Video

    Video Polio-affected Afghan Student Fulfilling Her Dreams in America

    Afghanistan is one of only two countries in the world where children still get infected by polio. The other is Pakistan. Mahbooba Akhtarzada who is from Afghanistan, was disabled by polio, but has managed to overcome the obstacles caused by this crippling disease. VOA's Zheela Nasari caught up with Akhtarzada and brings us this report narrated by Bronwyn Benito.
    Video

    Video Hillary Clinton Promises to Build a 'Better Tomorrow'

    Democratic presidential candidate Hillary Clinton urged voters Thursday not to give in to the politics of fear. She vowed to unite the country and move it forward if elected in November. Clinton formally accepted the Democratic Party's nomination at its national convention in Philadelphia. VOA national correspondent Jim Malone has more.
    Video

    Video Trump Tones Down Praise for Russia

    Republican presidential candidate Donald Trump is toning down his compliments for Russia and Vladimir Putin as such rhetoric got him in trouble recently. After calling on Russia to find 30.000 missing emails from rival Hillary Clinton, Trump told reporters he doesn't know Putin and never called him a great leader, just one who's better than President Barack Obama. Putin has welcomed Trump's overtures, but, as Zlatica Hoke reports, ordinary Russians say they are not putting much faith in Trump.
    Video

    Video Uganda Unveils its First Solar-powered Bus

    A solar-powered bus described by its Ugandan makers as the first in Africa has made its public debut. Kiira Motors' electric bus, Kayoola, displayed recently at a stadium in Uganda's capital. From Kampala, Maurice Magorane filed this report narrated by Salem Solomon.
    Video

    Video Silicon Valley: More Than A Place, It's a Culture

    Silicon Valley is a technology powerhouse and a place that companies such as Google, Facebook and Apple call home. It is a region in northern California that stretches from San Francisco to San Jose. But, more than that, it's known for its startup culture. VOA's Elizabeth Lee went inside one company to find out what it's like to work in a startup.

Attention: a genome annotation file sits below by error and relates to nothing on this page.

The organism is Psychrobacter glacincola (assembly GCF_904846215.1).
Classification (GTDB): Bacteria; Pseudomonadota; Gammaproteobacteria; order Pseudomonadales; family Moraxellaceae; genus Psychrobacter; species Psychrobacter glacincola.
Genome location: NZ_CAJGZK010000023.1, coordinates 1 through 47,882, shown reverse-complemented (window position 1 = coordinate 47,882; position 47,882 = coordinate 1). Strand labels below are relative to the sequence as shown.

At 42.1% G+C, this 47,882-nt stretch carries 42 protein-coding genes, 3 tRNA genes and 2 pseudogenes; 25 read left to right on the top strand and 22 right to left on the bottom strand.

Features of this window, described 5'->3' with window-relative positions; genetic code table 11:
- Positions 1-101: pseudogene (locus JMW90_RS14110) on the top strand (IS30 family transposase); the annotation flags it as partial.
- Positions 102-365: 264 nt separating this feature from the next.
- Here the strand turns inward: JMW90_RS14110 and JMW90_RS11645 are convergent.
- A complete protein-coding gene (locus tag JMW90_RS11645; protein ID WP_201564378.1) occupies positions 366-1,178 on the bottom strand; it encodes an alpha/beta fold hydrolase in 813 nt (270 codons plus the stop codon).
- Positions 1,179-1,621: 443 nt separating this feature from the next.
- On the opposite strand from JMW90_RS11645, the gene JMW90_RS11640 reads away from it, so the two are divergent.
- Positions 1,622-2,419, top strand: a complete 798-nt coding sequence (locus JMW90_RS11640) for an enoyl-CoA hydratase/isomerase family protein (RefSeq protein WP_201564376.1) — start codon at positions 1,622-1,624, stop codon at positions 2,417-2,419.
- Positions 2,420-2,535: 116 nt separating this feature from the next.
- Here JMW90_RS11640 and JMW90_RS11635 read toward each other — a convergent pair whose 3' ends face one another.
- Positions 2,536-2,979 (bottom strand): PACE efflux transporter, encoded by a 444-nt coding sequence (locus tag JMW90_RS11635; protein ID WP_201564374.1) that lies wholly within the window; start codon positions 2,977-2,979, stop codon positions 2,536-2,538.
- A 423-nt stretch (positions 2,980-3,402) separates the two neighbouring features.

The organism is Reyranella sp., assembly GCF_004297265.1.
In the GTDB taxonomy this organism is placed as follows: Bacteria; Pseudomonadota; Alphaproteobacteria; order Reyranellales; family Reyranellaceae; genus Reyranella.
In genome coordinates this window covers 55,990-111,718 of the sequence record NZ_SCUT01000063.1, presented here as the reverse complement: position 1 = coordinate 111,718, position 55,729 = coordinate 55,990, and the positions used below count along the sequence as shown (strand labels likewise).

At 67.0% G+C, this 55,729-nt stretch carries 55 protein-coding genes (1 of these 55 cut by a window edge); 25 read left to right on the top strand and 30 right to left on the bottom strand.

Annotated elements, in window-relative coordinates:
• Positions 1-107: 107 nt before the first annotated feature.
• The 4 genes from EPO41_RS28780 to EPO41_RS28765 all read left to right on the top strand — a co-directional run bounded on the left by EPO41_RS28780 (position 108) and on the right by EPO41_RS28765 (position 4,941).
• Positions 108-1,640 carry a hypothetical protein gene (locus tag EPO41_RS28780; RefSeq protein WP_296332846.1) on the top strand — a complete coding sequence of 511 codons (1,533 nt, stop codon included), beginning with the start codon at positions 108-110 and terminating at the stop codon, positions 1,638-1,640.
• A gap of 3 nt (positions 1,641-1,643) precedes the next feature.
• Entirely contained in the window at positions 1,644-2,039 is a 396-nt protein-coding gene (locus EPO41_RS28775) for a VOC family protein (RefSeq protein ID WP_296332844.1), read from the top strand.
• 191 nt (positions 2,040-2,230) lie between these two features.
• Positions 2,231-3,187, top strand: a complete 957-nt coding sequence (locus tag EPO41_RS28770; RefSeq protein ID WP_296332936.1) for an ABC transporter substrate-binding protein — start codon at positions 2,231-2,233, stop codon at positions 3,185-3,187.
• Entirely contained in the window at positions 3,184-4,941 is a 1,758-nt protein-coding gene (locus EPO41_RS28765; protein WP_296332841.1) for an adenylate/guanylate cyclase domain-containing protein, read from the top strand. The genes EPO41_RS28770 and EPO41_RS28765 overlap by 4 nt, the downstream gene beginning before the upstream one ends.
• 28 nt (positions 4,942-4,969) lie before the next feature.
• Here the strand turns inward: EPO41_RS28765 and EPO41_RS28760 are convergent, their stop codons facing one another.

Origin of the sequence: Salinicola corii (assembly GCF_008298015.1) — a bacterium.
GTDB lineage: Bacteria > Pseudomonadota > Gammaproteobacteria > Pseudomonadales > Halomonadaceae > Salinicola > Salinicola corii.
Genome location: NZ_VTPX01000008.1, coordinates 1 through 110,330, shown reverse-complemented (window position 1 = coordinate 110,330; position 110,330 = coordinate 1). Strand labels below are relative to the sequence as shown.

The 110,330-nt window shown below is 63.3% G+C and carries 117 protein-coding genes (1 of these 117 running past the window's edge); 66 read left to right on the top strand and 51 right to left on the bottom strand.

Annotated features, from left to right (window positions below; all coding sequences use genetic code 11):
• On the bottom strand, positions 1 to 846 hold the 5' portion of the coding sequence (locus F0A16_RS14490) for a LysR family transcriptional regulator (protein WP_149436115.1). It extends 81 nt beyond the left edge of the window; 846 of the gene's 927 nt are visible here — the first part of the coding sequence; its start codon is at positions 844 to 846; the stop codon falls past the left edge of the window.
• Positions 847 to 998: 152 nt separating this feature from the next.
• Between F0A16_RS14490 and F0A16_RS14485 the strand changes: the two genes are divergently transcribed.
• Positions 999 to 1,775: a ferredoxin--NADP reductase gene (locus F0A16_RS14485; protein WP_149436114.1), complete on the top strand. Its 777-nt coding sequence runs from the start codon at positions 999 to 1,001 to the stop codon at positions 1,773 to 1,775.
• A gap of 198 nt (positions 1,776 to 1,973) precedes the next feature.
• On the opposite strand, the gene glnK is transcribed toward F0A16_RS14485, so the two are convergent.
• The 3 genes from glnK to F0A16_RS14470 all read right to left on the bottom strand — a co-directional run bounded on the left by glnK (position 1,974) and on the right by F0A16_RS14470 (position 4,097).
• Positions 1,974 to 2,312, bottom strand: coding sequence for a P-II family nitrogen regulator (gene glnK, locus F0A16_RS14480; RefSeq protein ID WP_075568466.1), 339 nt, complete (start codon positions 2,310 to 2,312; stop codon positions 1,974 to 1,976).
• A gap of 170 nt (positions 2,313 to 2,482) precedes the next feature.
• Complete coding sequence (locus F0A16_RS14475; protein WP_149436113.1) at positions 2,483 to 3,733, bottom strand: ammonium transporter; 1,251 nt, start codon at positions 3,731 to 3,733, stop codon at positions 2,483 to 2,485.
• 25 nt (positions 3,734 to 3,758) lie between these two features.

Video

    Video Immigrant Delegate Marvels at Democratic Process

    It’s been a bitter and divisive election season – but first time Indian-American delegate Dr. Shashi Gupta headed to the Democratic National Convention with a sense of hope. VOA’s Katherine Gypson followed this immigrant with the love of U.S. politics all the way to Philadelphia.
    Video

    Video Dutch Entrepreneurs Turn Rainwater Into Beer

    June has been recorded as one of the wettest months in more than a century in many parts of Europe. To a group of entrepreneurs in Amsterdam the rain came as a blessing, as they used the extra water to brew beer. Serginho Roosblad has more to the story.
    Video

    Video Commerce Thrives on US-Mexico Border

    At the Democratic Convention in Philadelphia this week, the party’s presumptive presidential nominee, Hillary Clinton, is expected to attack proposals made by her opponent, Republican presidential nominee Donald Trump, to build a wall along the U.S.-Mexico border. Last Friday, President Barack Obama hosted his Mexican counterpart, President Enrique Peña Nieto, to underscore the good relations between the two countries. VOA’s Greg Flakus reports from Tucson.
    Video

    Video Film Helps Save Ethiopian Children Thought to be Cursed

    'Omo Child' looks at effort of African man to stop killings of ‘mingi’ children
    Video

    Video London’s Financial Crown at Risk as Rivals Eye Brexit Opportunities

    By most measures, London rivals New York as the only true global financial center. But Britain’s vote to leave the European Union – so-called ‘Brexit’ – means the city could lose its right to sell services tariff-free across the bloc, risking its position as Europe’s financial headquarters. Already some banks have said they may shift operations to the mainland. Henry Ridgwell reports from London.

    Special Report

    Adrift The Invisible African Diaspora